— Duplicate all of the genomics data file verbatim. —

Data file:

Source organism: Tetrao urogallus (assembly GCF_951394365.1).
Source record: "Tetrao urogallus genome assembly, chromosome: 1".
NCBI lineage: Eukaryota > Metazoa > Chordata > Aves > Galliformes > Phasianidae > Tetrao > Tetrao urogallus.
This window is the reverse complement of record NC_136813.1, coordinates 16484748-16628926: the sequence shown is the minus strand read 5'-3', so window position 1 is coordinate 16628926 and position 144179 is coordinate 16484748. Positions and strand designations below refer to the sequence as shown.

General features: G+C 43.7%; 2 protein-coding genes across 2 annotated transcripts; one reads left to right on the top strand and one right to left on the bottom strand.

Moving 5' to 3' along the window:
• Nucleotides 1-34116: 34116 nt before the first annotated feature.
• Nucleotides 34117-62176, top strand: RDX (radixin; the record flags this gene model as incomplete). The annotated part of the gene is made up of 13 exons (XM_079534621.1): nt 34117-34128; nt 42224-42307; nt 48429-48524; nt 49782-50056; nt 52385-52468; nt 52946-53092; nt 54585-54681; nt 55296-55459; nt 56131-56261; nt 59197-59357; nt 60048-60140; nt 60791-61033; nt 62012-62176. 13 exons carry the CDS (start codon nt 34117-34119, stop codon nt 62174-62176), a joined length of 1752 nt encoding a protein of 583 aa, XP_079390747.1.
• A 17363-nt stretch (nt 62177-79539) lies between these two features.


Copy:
Source organism: Tetrao urogallus (assembly GCF_951394365.1).
Source record: "Tetrao urogallus genome assembly, chromosome: 1".
NCBI lineage: Eukaryota > Metazoa > Chordata > Aves > Galliformes > Phasianidae > Tetrao > Tetrao urogallus.
This window is the reverse complement of record NC_136813.1, coordinates 16484748-16628926: the sequence shown is the minus strand read 5'-3', so window position 1 is coordinate 16628926 and position 144179 is coordinate 16484748. Positions and strand designations below refer to the sequence as shown.

General features: G+C 43.7%; 2 protein-coding genes across 2 annotated transcripts; one reads left to right on the top strand and one right to left on the bottom strand.

Moving 5' to 3' along the window:
• Nucleotides 1-34116: 34116 nt before the first annotated feature.
• Nucleotides 34117-62176, top strand: RDX (radixin; the record flags this gene model as incomplete). The annotated part of the gene is made up of 13 exons (XM_079534621.1): nt 34117-34128; nt 42224-42307; nt 48429-48524; nt 49782-50056; nt 52385-52468; nt 52946-53092; nt 54585-54681; nt 55296-55459; nt 56131-56261; nt 59197-59357; nt 60048-60140; nt 60791-61033; nt 62012-62176. 13 exons carry the CDS (start codon nt 34117-34119, stop codon nt 62174-62176), a joined length of 1752 nt encoding a protein of 583 aa, XP_079390747.1.
• A 17363-nt stretch (nt 62177-79539) lies between these two features.